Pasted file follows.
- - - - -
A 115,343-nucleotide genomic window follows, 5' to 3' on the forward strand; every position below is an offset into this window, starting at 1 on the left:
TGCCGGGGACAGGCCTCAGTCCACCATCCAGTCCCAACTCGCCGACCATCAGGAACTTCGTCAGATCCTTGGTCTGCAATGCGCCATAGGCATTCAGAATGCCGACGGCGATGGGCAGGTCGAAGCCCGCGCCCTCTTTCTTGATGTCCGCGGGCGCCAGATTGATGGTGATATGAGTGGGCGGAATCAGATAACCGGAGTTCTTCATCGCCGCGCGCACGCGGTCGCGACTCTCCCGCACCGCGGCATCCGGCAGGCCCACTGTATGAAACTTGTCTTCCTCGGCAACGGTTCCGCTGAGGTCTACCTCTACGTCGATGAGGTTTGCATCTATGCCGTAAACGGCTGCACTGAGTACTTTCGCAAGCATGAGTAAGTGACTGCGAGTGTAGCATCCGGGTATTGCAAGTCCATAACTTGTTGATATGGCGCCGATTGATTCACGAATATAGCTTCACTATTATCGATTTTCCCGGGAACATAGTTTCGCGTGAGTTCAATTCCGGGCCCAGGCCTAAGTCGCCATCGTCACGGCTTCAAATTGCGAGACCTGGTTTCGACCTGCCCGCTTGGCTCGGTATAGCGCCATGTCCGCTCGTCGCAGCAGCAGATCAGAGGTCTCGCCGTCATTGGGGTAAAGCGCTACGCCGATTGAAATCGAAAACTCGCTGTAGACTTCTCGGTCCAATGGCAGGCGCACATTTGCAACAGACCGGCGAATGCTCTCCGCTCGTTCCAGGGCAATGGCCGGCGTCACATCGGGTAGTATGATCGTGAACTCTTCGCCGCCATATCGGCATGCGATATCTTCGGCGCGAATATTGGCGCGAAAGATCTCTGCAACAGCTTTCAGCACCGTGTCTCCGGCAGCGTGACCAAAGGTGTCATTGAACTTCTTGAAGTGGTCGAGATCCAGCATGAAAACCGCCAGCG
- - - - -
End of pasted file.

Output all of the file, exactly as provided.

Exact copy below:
A 115,343-nucleotide genomic window follows, 5' to 3' on the forward strand; every position below is an offset into this window, starting at 1 on the left:
TGCCGGGGACAGGCCTCAGTCCACCATCCAGTCCCAACTCGCCGACCATCAGGAACTTCGTCAGATCCTTGGTCTGCAATGCGCCATAGGCATTCAGAATGCCGACGGCGATGGGCAGGTCGAAGCCCGCGCCCTCTTTCTTGATGTCCGCGGGCGCCAGATTGATGGTGATATGAGTGGGCGGAATCAGATAACCGGAGTTCTTCATCGCCGCGCGCACGCGGTCGCGACTCTCCCGCACCGCGGCATCCGGCAGGCCCACTGTATGAAACTTGTCTTCCTCGGCAACGGTTCCGCTGAGGTCTACCTCTACGTCGATGAGGTTTGCATCTATGCCGTAAACGGCTGCACTGAGTACTTTCGCAAGCATGAGTAAGTGACTGCGAGTGTAGCATCCGGGTATTGCAAGTCCATAACTTGTTGATATGGCGCCGATTGATTCACGAATATAGCTTCACTATTATCGATTTTCCCGGGAACATAGTTTCGCGTGAGTTCAATTCCGGGCCCAGGCCTAAGTCGCCATCGTCACGGCTTCAAATTGCGAGACCTGGTTTCGACCTGCCCGCTTGGCTCGGTATAGCGCCATGTCCGCTCGTCGCAGCAGCAGATCAGAGGTCTCGCCGTCATTGGGGTAAAGCGCTACGCCGATTGAAATCGAAAACTCGCTGTAGACTTCTCGGTCCAATGGCAGGCGCACATTTGCAACAGACCGGCGAATGCTCTCCGCTCGTTCCAGGGCAATGGCCGGCGTCACATCGGGTAGTATGATCGTGAACTCTTCGCCGCCATATCGGCATGCGATATCTTCGGCGCGAATATTGGCGCGAAAGATCTCTGCAACAGCTTTCAGCACCGTGTCTCCGGCAGCGTGACCAAAGGTGTCATTGAACTTCTTGAAGTGGTCGAGATCCAGCATGAAAACCGCCAGCG